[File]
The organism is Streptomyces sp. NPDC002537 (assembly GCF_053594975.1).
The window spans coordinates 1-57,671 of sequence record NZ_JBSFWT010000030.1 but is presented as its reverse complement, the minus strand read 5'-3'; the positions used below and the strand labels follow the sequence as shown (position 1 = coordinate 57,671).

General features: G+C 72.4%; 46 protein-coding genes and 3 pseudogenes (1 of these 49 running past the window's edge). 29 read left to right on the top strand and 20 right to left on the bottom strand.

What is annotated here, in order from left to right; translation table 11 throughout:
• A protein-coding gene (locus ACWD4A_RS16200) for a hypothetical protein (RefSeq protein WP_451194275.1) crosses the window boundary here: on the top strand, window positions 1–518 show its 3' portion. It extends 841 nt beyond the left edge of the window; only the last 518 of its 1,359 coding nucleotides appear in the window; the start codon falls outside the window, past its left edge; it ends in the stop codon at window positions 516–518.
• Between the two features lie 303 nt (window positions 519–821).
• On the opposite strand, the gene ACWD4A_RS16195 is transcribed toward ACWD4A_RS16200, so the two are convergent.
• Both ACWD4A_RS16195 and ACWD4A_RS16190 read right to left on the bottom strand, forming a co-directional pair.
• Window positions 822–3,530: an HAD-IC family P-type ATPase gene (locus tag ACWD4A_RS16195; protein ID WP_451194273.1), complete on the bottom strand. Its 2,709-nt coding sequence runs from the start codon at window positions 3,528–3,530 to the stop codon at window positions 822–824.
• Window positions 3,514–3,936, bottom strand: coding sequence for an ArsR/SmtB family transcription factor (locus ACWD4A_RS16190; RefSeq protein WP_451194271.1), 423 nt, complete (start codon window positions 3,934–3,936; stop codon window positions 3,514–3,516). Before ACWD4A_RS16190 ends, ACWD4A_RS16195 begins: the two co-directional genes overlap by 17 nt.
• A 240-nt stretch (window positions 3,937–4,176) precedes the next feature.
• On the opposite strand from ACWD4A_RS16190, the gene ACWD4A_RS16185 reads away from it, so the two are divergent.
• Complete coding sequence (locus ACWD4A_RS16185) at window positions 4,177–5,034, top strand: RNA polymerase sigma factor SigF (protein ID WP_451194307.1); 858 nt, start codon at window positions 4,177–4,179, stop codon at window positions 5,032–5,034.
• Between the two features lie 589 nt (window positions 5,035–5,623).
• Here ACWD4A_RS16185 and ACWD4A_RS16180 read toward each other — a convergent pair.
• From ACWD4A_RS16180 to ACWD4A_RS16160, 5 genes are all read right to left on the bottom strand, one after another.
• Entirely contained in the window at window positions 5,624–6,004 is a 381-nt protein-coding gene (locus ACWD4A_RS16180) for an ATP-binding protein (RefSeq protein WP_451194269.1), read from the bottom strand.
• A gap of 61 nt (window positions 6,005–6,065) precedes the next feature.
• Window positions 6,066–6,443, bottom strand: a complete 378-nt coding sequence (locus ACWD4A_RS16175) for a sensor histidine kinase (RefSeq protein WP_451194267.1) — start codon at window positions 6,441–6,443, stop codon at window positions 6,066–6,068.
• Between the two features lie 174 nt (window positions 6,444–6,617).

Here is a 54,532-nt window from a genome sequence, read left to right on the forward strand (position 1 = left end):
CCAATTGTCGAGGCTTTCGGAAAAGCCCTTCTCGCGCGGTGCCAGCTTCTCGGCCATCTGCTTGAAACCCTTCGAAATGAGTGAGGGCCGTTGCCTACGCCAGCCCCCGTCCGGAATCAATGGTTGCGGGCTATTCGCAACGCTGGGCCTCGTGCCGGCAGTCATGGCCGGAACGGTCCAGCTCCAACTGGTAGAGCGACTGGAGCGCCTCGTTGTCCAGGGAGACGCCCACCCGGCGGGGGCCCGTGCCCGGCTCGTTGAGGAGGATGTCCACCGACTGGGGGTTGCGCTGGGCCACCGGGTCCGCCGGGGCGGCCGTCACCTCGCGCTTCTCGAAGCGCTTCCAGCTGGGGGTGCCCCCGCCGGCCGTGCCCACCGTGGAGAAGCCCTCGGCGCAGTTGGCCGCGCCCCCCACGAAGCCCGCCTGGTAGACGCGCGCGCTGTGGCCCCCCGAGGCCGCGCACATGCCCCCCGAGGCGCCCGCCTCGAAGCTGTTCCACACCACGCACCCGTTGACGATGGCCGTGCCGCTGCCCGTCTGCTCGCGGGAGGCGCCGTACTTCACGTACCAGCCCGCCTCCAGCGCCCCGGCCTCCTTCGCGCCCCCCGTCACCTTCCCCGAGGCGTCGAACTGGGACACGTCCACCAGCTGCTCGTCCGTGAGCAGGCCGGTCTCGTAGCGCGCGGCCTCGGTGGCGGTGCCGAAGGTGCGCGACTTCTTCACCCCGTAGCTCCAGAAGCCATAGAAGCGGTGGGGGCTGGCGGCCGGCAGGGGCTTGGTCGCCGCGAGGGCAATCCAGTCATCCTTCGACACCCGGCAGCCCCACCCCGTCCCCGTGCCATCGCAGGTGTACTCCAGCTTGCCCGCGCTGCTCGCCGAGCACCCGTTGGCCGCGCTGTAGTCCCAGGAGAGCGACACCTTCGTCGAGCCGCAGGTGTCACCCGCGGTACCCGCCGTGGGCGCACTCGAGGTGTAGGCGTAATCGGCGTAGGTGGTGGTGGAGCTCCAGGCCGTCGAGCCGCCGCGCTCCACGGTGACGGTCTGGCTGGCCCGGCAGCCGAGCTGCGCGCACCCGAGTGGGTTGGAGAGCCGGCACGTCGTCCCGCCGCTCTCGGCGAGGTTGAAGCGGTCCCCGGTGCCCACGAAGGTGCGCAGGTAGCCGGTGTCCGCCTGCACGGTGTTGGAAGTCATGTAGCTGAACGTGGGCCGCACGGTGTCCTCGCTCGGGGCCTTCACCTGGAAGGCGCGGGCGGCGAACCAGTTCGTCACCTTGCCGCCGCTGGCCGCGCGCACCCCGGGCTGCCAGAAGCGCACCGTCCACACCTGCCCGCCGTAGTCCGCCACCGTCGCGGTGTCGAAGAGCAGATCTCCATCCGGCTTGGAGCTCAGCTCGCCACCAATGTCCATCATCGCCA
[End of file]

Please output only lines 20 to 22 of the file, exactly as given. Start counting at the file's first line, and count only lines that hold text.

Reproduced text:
• Between the two features lie 174 nt (window positions 6,444–6,617).

Here is a 54,532-nt window from a genome sequence, read left to right on the forward strand (position 1 = left end):
CCAATTGTCGAGGCTTTCGGAAAAGCCCTTCTCGCGCGGTGCCAGCTTCTCGGCCATCTGCTTGAAACCCTTCGAAATGAGTGAGGGCCGTTGCCTACGCCAGCCCCCGTCCGGAATCAATGGTTGCGGGCTATTCGCAACGCTGGGCCTCGTGCCGGCAGTCATGGCCGGAACGGTCCAGCTCCAACTGGTAGAGCGACTGGAGCGCCTCGTTGTCCAGGGAGACGCCCACCCGGCGGGGGCCCGTGCCCGGCTCGTTGAGGAGGATGTCCACCGACTGGGGGTTGCGCTGGGCCACCGGGTCCGCCGGGGCGGCCGTCACCTCGCGCTTCTCGAAGCGCTTCCAGCTGGGGGTGCCCCCGCCGGCCGTGCCCACCGTGGAGAAGCCCTCGGCGCAGTTGGCCGCGCCCCCCACGAAGCCCGCCTGGTAGACGCGCGCGCTGTGGCCCCCCGAGGCCGCGCACATGCCCCCCGAGGCGCCCGCCTCGAAGCTGTTCCACACCACGCACCCGTTGACGATGGCCGTGCCGCTGCCCGTCTGCTCGCGGGAGGCGCCGTACTTCACGTACCAGCCCGCCTCCAGCGCCCCGGCCTCCTTCGCGCCCCCCGTCACCTTCCCCGAGGCGTCGAACTGGGACACGTCCACCAGCTGCTCGTCCGTGAGCAGGCCGGTCTCGTAGCGCGCGGCCTCGGTGGCGGTGCCGAAGGTGCGCGACTTCTTCACCCCGTAGCTCCAGAAGCCATAGAAGCGGTGGGGGCTGGCGGCCGGCAGGGGCTTGGTCGCCGCGAGGGCAATCCAGTCATCCTTCGACACCCGGCAGCCCCACCCCGTCCCCGTGCCATCGCAGGTGTACTCCAGCTTGCCCGCGCTGCTCGCCGAGCACCCGTTGGCCGCGCTGTAGTCCCAGGAGAGCGACACCTTCGTCGAGCCGCAGGTGTCACCCGCGGTACCCGCCGTGGGCGCACTCGAGGTGTAGGCGTAATCGGCGTAGGTGGTGGTGGAGCTCCAGGCCGTCGAGCCGCCGCGCTCCACGGTGACGGTCTGGCTGGCCCGGCAGCCGAGCTGCGCGCACCCGAGTGGGTTGGAGAGCCGGCACGTCGTCCCGCCGCTCTCGGCGAGGTTGAAGCGGTCCCCGGTGCCCACGAAGGTGCGCAGGTAGCCGGTGTCCGCCTGCACGGTGTTGGAAGTCATGTAGCTGAACGTGGGCCGCACGGTGTCCTCGCTCGGGGCCTTCACCTGGAAGGCGCGGGCGGCGAACCAGTTCGTCACCTTGCCGCCGCTGGCCGCGCGCACCCCGGGCTGCCAGAAGCGCACCGTCCACACCTGCCCGCCGTAGTCCGCCACCGTCGCGGTGTCGAAGAGCAGATCTCCATCCGGCTTGGAGCTCAGCTCGCCACCAATGTCCATCATCGCCA